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Film Review: ‘Pretty Bad Actress’

Nick Scown's frenetic farce misses many easy targets while satirizing the pursuit of fame and the obsession of fans.

Director:
Nick Scown
With:
Heather McComb, Jillian Bell, Stephanie Hodes, Danny Woodburn, John Hensley.
Release Date:
Aug 10, 2018

1 hour 25 minutes

“Pretty Bad Actress” is a pretty muddled movie, distinguished by vertiginous tonal shifts, wildly uneven performances, hit-and-miss satirical thrusts, and cavernous gaps in narrative logic. Indeed, it’s not entirely clear just when this strained farce — involving a fallen-from-grace former child star who may get a career boost from her own kidnapping — is supposed to take place. Conspicuous displays of VHS tapes, flip-top phones, and other period indicators appear to be hallmarks of a 1990s period piece. Sporadically, however, there are pop-culture references that suggest a contemporary timeframe. Even before writer-director Nick Scown springs a brazenly absurd third-act plot twist, it’s tempting to entertain the possibility that, hey, maybe everybody involved in this untidy enterprise simply made things up as they went along.

Despite being cast in the title role, Heather McComb actually gives a credible and creditable performance that consistently stands out as one of the film’s few saving graces. She plays Gloria Green, an actress who years ago made an indelible impact as Trudy, a plucky teen descendant of Harry Houdini, in a comedy-adventure television series.

In the chaotic world according to “Pretty Bad Actress,” this long -canceled show remains tremendously popular in reruns. But that’s of little comfort to the career-stalled Gloria. After years of bad movies, worse behavior, and tabloid-trumpeted substance abuse, she is lucky to land an audition, much less an acting gig. At one point, we see her being humiliated by a casting director who calls her in only because he wants to capture her on camera singing the “Trudie” theme song. We’re left with the impression that this is far from the first time she has endured such an indignity.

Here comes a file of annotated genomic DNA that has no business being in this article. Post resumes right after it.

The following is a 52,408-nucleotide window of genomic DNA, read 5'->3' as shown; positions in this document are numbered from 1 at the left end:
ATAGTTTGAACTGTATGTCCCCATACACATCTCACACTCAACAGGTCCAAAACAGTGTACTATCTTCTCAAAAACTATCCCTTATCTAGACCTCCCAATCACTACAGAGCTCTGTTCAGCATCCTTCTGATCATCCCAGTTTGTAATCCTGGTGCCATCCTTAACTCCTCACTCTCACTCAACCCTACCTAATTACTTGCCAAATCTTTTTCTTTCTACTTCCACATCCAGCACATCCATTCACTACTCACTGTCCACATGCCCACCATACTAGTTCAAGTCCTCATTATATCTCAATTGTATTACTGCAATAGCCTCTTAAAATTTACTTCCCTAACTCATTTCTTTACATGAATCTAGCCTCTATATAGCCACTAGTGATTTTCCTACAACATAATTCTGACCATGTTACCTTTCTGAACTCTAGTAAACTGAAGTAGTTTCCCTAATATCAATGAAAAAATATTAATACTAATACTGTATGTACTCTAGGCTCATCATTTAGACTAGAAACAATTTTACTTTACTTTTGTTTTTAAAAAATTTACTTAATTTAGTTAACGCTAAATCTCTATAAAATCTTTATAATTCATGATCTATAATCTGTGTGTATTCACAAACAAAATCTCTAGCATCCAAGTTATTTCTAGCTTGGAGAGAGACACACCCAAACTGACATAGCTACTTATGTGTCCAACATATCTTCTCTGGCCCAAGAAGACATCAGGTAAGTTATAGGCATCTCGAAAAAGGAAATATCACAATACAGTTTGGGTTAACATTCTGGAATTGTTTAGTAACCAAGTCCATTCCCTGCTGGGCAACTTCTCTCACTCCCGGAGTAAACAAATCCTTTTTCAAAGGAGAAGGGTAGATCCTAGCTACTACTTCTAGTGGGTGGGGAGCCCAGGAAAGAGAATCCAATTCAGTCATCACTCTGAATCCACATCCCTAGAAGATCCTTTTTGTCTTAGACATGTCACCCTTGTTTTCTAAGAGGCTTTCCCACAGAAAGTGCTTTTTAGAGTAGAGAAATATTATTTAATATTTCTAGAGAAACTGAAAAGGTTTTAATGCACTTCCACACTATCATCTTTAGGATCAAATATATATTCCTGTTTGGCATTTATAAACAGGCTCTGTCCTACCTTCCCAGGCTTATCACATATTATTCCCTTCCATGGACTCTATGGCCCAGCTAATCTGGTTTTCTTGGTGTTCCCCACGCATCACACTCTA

Still, Gloria continues to attract a fair share of loyal admirers (and annoyingly pushy autograph hounds). Her No. 1 fan: Dawnee (Stephanie Hodes), a bespectacled nerd who is a much-teased outcast at her high school primarily (but not entirely) because of her slavish devotion to all things Trudie. You might consider it a grievous misfortune to witness the abduction of your idol by a stalker (John Hensley), especially if you’re taken captive in the process. But not Dawnee: Being tied up in a basement near a similarly bound Gloria, and having the chance to talk with her for hours, is less a wide-awake nightmare than a dream come true.

Borrowing freely from a variety of other, better movies — including “The Silence of the Lambs,” from which the stalker apparently culled fashion tips, and “The King of Comedy” — Scown has stitched together a lumpy patchwork that is obviously intended as an edgy dark comedy about the pursuit of fame and the obsession of fans. Far too often, however, he is content to traffic in toothless outrageousness, even when he focuses on the shameless efforts of Gloria’s amoral agent (Danny Woodburn) to exploit her abduction as TV-movie fodder.

There are signs scattered throughout the movie — most notably, the unreasonable demands placed on Cheryl (Jillian Bell), Gloria’s personal assistant — that Scown is familiar with the territory he’s covering. (At one point, there’s a shout-out to Variety’s own Dave McNary.) But his cartoonish exaggerations are too overbearing by half, and his movie as a whole is too silly for the satire to draw blood. The funniest thing here is the opening credits montage, which concisely charts Gloria’s post-Trudie downward trajectory while alternating between bad career moves (including a Playboy spread and a lame horror flick) and brushes with the law.

It’s worth noting, by the way, that Heather McComb has in common with her character a past as a child actor: She played the title role in “Life Without Zoe,” Francis Ford Coppola’s contribution to the 1989 anthology film “New York Stories.” Unlike Gloria, McComb has managed to find steady employment as an adult in film and television. It remains to be seen, however, how prominently she will list “Pretty Bad Actress” on her résumé.

Film Review: 'Pretty Bad Actress'

Reviewed online, Houston, Aug. 8, 2018. Running time: 85 MIN.

Production: An MVD Entertainment release of an RMS Films production. Producers: Ron Carlson, Rachel North. Executive producer: Mark Hodos.

Crew: Director, writer: Nick Scown. Camera (color): M.A. Santiago. Editor: Nick Scown. Music: Gregory Nicolett.

With: Heather McComb, Jillian Bell, Stephanie Hodes, Danny Woodburn, John Hensley.

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